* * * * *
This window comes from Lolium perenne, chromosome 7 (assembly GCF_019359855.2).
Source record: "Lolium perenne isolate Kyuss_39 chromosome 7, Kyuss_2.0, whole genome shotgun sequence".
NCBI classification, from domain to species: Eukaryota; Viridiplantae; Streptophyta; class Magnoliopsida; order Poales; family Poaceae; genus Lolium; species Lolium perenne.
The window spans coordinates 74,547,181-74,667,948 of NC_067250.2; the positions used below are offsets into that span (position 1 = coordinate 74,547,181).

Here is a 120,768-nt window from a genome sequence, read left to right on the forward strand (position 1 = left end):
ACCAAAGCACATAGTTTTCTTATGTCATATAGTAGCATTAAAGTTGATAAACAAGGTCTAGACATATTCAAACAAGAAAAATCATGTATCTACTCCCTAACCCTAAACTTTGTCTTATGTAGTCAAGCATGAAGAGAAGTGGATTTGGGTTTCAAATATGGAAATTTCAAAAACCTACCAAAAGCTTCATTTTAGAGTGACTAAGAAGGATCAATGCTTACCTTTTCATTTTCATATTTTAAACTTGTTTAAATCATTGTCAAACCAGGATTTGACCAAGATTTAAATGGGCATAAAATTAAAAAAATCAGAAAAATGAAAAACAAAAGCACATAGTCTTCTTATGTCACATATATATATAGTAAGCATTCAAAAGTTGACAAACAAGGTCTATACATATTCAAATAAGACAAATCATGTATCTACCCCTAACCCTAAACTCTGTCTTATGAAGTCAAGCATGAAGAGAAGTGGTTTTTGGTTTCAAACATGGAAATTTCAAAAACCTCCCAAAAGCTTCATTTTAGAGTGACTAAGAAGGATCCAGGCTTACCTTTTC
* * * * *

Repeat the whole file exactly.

This window comes from Lolium perenne, chromosome 7 (assembly GCF_019359855.2).
Source record: "Lolium perenne isolate Kyuss_39 chromosome 7, Kyuss_2.0, whole genome shotgun sequence".
NCBI classification, from domain to species: Eukaryota; Viridiplantae; Streptophyta; class Magnoliopsida; order Poales; family Poaceae; genus Lolium; species Lolium perenne.
The window spans coordinates 74,547,181-74,667,948 of NC_067250.2; the positions used below are offsets into that span (position 1 = coordinate 74,547,181).

Here is a 120,768-nt window from a genome sequence, read left to right on the forward strand (position 1 = left end):
ACCAAAGCACATAGTTTTCTTATGTCATATAGTAGCATTAAAGTTGATAAACAAGGTCTAGACATATTCAAACAAGAAAAATCATGTATCTACTCCCTAACCCTAAACTTTGTCTTATGTAGTCAAGCATGAAGAGAAGTGGATTTGGGTTTCAAATATGGAAATTTCAAAAACCTACCAAAAGCTTCATTTTAGAGTGACTAAGAAGGATCAATGCTTACCTTTTCATTTTCATATTTTAAACTTGTTTAAATCATTGTCAAACCAGGATTTGACCAAGATTTAAATGGGCATAAAATTAAAAAAATCAGAAAAATGAAAAACAAAAGCACATAGTCTTCTTATGTCACATATATATATAGTAAGCATTCAAAAGTTGACAAACAAGGTCTATACATATTCAAATAAGACAAATCATGTATCTACCCCTAACCCTAAACTCTGTCTTATGAAGTCAAGCATGAAGAGAAGTGGTTTTTGGTTTCAAACATGGAAATTTCAAAAACCTCCCAAAAGCTTCATTTTAGAGTGACTAAGAAGGATCCAGGCTTACCTTTTC